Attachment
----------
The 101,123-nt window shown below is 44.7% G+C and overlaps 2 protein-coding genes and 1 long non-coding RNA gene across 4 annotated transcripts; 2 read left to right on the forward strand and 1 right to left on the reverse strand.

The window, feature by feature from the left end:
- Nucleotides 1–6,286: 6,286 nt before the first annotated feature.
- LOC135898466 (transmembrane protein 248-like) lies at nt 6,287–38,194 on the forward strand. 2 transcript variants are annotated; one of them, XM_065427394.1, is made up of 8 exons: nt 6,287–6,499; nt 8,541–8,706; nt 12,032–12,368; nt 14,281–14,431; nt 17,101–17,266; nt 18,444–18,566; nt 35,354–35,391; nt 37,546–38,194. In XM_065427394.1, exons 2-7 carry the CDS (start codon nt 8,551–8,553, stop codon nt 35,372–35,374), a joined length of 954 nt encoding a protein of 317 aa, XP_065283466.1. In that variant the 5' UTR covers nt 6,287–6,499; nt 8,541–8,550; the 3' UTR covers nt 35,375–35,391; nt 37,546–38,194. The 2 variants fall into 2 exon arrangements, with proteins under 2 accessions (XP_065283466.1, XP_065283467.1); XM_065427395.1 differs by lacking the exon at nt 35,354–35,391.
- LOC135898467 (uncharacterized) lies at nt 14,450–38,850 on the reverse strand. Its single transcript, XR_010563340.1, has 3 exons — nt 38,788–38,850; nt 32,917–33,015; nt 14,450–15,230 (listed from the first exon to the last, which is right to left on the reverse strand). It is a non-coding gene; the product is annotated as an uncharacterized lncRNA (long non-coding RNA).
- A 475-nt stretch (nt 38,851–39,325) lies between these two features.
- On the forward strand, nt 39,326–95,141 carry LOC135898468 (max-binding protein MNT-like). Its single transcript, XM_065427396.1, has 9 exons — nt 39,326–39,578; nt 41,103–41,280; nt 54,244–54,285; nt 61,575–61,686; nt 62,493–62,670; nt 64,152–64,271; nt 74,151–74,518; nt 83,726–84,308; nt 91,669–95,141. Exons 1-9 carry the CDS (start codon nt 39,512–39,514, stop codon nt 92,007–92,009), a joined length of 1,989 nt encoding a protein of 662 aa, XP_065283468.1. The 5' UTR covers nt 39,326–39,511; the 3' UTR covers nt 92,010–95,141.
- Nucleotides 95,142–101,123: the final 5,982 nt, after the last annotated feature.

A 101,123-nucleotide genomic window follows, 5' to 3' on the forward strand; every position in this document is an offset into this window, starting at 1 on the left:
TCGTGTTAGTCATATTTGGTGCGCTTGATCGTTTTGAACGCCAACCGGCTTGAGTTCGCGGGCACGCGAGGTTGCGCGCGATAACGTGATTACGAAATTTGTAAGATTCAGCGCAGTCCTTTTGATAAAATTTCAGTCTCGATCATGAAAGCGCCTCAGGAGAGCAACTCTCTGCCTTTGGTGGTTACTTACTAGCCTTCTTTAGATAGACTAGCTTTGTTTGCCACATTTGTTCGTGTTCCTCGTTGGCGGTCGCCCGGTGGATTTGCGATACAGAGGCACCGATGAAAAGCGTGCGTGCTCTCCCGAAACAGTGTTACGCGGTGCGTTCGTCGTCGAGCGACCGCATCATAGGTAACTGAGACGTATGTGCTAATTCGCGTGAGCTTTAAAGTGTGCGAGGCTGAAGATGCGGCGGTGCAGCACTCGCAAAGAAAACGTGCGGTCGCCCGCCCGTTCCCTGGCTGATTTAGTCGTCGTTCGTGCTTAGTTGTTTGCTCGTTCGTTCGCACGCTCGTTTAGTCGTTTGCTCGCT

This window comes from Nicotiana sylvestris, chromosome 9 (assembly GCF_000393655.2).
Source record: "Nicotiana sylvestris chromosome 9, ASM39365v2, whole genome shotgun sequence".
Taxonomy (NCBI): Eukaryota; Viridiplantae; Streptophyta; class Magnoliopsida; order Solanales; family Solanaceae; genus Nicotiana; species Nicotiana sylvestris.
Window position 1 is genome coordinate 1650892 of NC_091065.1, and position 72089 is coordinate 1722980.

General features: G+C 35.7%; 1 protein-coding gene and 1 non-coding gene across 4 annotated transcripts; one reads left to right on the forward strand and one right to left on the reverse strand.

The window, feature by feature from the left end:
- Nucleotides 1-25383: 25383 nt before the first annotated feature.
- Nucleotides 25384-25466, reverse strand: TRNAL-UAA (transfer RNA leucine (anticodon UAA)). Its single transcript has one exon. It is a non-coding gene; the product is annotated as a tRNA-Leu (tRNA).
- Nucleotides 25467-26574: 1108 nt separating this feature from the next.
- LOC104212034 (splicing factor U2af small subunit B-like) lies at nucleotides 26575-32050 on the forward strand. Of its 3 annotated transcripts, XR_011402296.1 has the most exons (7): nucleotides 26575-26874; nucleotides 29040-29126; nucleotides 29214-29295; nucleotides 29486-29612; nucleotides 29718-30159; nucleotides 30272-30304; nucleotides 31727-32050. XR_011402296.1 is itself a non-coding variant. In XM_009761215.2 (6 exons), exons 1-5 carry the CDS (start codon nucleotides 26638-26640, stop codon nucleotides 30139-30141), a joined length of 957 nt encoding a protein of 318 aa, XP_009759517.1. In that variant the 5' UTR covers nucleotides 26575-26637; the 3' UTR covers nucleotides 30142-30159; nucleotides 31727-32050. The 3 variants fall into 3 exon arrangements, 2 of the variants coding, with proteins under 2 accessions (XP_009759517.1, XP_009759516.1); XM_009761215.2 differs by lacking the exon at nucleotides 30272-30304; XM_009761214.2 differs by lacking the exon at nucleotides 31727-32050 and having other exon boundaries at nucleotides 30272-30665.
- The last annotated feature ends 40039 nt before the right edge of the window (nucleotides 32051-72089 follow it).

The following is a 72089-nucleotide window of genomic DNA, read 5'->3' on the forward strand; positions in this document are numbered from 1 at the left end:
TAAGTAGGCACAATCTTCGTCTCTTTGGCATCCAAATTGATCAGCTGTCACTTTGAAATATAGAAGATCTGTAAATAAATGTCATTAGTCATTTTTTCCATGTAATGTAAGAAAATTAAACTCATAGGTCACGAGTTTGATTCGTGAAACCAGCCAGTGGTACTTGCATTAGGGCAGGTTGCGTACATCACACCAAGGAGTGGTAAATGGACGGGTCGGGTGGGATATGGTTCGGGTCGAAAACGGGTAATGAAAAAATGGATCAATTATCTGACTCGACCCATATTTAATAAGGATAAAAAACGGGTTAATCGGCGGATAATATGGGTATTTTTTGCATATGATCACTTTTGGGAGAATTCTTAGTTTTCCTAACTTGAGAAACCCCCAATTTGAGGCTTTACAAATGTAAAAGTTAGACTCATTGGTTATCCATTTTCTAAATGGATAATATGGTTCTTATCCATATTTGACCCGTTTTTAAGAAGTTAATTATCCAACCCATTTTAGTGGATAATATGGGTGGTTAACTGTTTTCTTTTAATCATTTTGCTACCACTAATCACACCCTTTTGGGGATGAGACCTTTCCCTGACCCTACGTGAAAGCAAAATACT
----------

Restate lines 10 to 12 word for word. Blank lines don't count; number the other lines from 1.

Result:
TCGTGTTAGTCATATTTGGTGCGCTTGATCGTTTTGAACGCCAACCGGCTTGAGTTCGCGGGCACGCGAGGTTGCGCGCGATAACGTGATTACGAAATTTGTAAGATTCAGCGCAGTCCTTTTGATAAAATTTCAGTCTCGATCATGAAAGCGCCTCAGGAGAGCAACTCTCTGCCTTTGGTGGTTACTTACTAGCCTTCTTTAGATAGACTAGCTTTGTTTGCCACATTTGTTCGTGTTCCTCGTTGGCGGTCGCCCGGTGGATTTGCGATACAGAGGCACCGATGAAAAGCGTGCGTGCTCTCCCGAAACAGTGTTACGCGGTGCGTTCGTCGTCGAGCGACCGCATCATAGGTAACTGAGACGTATGTGCTAATTCGCGTGAGCTTTAAAGTGTGCGAGGCTGAAGATGCGGCGGTGCAGCACTCGCAAAGAAAACGTGCGGTCGCCCGCCCGTTCCCTGGCTGATTTAGTCGTCGTTCGTGCTTAGTTGTTTGCTCGTTCGTTCGCACGCTCGTTTAGTCGTTTGCTCGCT

This window comes from Nicotiana sylvestris, chromosome 9 (assembly GCF_000393655.2).
Source record: "Nicotiana sylvestris chromosome 9, ASM39365v2, whole genome shotgun sequence".